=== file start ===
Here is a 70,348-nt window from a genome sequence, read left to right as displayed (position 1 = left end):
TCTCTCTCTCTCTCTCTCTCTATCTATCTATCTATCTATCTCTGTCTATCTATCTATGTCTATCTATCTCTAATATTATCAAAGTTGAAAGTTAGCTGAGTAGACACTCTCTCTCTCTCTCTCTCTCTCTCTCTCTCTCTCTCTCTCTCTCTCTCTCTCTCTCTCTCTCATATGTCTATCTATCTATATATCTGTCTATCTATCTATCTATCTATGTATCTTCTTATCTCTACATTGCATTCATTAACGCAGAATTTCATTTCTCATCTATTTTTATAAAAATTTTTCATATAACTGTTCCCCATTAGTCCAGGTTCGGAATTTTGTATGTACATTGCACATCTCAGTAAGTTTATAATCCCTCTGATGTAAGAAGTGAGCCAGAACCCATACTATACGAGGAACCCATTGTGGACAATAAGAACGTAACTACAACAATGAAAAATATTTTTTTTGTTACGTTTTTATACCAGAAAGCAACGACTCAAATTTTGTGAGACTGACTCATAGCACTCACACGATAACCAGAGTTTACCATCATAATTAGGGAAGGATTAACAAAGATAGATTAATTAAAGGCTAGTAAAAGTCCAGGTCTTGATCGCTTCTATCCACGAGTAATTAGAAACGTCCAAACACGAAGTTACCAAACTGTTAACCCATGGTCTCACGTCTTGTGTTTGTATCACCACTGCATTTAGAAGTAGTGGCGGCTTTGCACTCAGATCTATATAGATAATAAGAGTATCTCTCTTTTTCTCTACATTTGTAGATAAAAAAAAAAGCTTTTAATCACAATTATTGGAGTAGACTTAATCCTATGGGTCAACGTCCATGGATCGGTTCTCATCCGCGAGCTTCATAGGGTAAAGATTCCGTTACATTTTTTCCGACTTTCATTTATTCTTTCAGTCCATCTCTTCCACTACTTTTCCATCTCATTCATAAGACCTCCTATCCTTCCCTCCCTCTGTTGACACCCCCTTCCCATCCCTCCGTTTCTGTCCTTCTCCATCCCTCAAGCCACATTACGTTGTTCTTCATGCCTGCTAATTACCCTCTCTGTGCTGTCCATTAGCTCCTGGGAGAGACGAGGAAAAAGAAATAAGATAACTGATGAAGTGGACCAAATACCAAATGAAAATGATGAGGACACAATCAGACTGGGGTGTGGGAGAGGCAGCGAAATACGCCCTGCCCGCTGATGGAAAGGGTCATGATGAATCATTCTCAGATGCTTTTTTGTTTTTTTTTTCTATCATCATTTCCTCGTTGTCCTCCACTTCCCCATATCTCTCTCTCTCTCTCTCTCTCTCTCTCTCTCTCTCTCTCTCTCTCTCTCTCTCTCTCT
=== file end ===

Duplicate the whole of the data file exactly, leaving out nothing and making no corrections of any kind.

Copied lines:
Here is a 70,348-nt window from a genome sequence, read left to right as displayed (position 1 = left end):
TCTCTCTCTCTCTCTCTCTCTATCTATCTATCTATCTATCTCTGTCTATCTATCTATGTCTATCTATCTCTAATATTATCAAAGTTGAAAGTTAGCTGAGTAGACACTCTCTCTCTCTCTCTCTCTCTCTCTCTCTCTCTCTCTCTCTCTCTCTCTCTCTCTCTCTCTCATATGTCTATCTATCTATATATCTGTCTATCTATCTATCTATCTATGTATCTTCTTATCTCTACATTGCATTCATTAACGCAGAATTTCATTTCTCATCTATTTTTATAAAAATTTTTCATATAACTGTTCCCCATTAGTCCAGGTTCGGAATTTTGTATGTACATTGCACATCTCAGTAAGTTTATAATCCCTCTGATGTAAGAAGTGAGCCAGAACCCATACTATACGAGGAACCCATTGTGGACAATAAGAACGTAACTACAACAATGAAAAATATTTTTTTTGTTACGTTTTTATACCAGAAAGCAACGACTCAAATTTTGTGAGACTGACTCATAGCACTCACACGATAACCAGAGTTTACCATCATAATTAGGGAAGGATTAACAAAGATAGATTAATTAAAGGCTAGTAAAAGTCCAGGTCTTGATCGCTTCTATCCACGAGTAATTAGAAACGTCCAAACACGAAGTTACCAAACTGTTAACCCATGGTCTCACGTCTTGTGTTTGTATCACCACTGCATTTAGAAGTAGTGGCGGCTTTGCACTCAGATCTATATAGATAATAAGAGTATCTCTCTTTTTCTCTACATTTGTAGATAAAAAAAAAAGCTTTTAATCACAATTATTGGAGTAGACTTAATCCTATGGGTCAACGTCCATGGATCGGTTCTCATCCGCGAGCTTCATAGGGTAAAGATTCCGTTACATTTTTTCCGACTTTCATTTATTCTTTCAGTCCATCTCTTCCACTACTTTTCCATCTCATTCATAAGACCTCCTATCCTTCCCTCCCTCTGTTGACACCCCCTTCCCATCCCTCCGTTTCTGTCCTTCTCCATCCCTCAAGCCACATTACGTTGTTCTTCATGCCTGCTAATTACCCTCTCTGTGCTGTCCATTAGCTCCTGGGAGAGACGAGGAAAAAGAAATAAGATAACTGATGAAGTGGACCAAATACCAAATGAAAATGATGAGGACACAATCAGACTGGGGTGTGGGAGAGGCAGCGAAATACGCCCTGCCCGCTGATGGAAAGGGTCATGATGAATCATTCTCAGATGCTTTTTTGTTTTTTTTTTCTATCATCATTTCCTCGTTGTCCTCCACTTCCCCATATCTCTCTCTCTCTCTCTCTCTCTCTCTCTCTCTCTCTCTCTCTCTCTCTCTCTCTCTCT